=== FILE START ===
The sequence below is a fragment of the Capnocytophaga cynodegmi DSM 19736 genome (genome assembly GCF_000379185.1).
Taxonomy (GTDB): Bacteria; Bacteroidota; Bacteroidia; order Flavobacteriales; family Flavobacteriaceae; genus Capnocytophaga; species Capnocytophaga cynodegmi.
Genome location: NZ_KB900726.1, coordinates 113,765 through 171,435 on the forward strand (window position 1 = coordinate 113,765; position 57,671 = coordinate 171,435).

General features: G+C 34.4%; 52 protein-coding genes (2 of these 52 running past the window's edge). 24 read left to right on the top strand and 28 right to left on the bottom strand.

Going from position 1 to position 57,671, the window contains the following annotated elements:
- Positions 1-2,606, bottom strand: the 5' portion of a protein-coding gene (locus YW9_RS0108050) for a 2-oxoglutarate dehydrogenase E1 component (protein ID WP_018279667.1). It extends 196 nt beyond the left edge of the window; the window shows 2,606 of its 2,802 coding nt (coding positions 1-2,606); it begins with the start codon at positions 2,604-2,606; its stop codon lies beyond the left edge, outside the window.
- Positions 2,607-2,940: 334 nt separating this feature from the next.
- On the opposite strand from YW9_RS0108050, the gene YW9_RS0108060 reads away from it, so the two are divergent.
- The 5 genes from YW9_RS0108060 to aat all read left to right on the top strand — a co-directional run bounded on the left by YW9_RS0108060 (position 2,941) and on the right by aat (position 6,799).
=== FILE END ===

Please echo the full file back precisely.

The sequence below is a fragment of the Capnocytophaga cynodegmi DSM 19736 genome (genome assembly GCF_000379185.1).
Taxonomy (GTDB): Bacteria; Bacteroidota; Bacteroidia; order Flavobacteriales; family Flavobacteriaceae; genus Capnocytophaga; species Capnocytophaga cynodegmi.
Genome location: NZ_KB900726.1, coordinates 113,765 through 171,435 on the forward strand (window position 1 = coordinate 113,765; position 57,671 = coordinate 171,435).

General features: G+C 34.4%; 52 protein-coding genes (2 of these 52 running past the window's edge). 24 read left to right on the top strand and 28 right to left on the bottom strand.

Going from position 1 to position 57,671, the window contains the following annotated elements:
- Positions 1-2,606, bottom strand: the 5' portion of a protein-coding gene (locus YW9_RS0108050) for a 2-oxoglutarate dehydrogenase E1 component (protein ID WP_018279667.1). It extends 196 nt beyond the left edge of the window; the window shows 2,606 of its 2,802 coding nt (coding positions 1-2,606); it begins with the start codon at positions 2,604-2,606; its stop codon lies beyond the left edge, outside the window.
- Positions 2,607-2,940: 334 nt separating this feature from the next.
- On the opposite strand from YW9_RS0108050, the gene YW9_RS0108060 reads away from it, so the two are divergent.
- The 5 genes from YW9_RS0108060 to aat all read left to right on the top strand — a co-directional run bounded on the left by YW9_RS0108060 (position 2,941) and on the right by aat (position 6,799).